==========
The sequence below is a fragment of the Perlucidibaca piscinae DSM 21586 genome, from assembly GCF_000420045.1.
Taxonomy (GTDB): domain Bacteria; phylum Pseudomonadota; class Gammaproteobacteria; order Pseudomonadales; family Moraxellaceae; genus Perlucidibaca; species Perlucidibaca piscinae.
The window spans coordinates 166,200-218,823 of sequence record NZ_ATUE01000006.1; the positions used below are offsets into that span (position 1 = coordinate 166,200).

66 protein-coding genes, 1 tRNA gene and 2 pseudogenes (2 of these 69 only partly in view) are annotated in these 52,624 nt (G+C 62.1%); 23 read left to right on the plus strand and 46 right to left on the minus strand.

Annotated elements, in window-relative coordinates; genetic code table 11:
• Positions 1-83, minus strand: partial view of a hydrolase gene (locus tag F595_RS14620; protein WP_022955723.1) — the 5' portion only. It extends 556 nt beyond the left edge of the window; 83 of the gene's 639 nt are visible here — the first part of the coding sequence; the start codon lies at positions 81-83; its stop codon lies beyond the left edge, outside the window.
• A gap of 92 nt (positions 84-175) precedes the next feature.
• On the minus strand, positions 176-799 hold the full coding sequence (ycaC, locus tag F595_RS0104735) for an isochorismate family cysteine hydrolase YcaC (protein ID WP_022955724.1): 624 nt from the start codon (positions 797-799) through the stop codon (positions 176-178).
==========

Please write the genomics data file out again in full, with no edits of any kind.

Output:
The sequence below is a fragment of the Perlucidibaca piscinae DSM 21586 genome, from assembly GCF_000420045.1.
Taxonomy (GTDB): domain Bacteria; phylum Pseudomonadota; class Gammaproteobacteria; order Pseudomonadales; family Moraxellaceae; genus Perlucidibaca; species Perlucidibaca piscinae.
The window spans coordinates 166,200-218,823 of sequence record NZ_ATUE01000006.1; the positions used below are offsets into that span (position 1 = coordinate 166,200).

66 protein-coding genes, 1 tRNA gene and 2 pseudogenes (2 of these 69 only partly in view) are annotated in these 52,624 nt (G+C 62.1%); 23 read left to right on the plus strand and 46 right to left on the minus strand.

Annotated elements, in window-relative coordinates; genetic code table 11:
• Positions 1-83, minus strand: partial view of a hydrolase gene (locus tag F595_RS14620; protein WP_022955723.1) — the 5' portion only. It extends 556 nt beyond the left edge of the window; 83 of the gene's 639 nt are visible here — the first part of the coding sequence; the start codon lies at positions 81-83; its stop codon lies beyond the left edge, outside the window.
• A gap of 92 nt (positions 84-175) precedes the next feature.
• On the minus strand, positions 176-799 hold the full coding sequence (ycaC, locus tag F595_RS0104735) for an isochorismate family cysteine hydrolase YcaC (protein ID WP_022955724.1): 624 nt from the start codon (positions 797-799) through the stop codon (positions 176-178).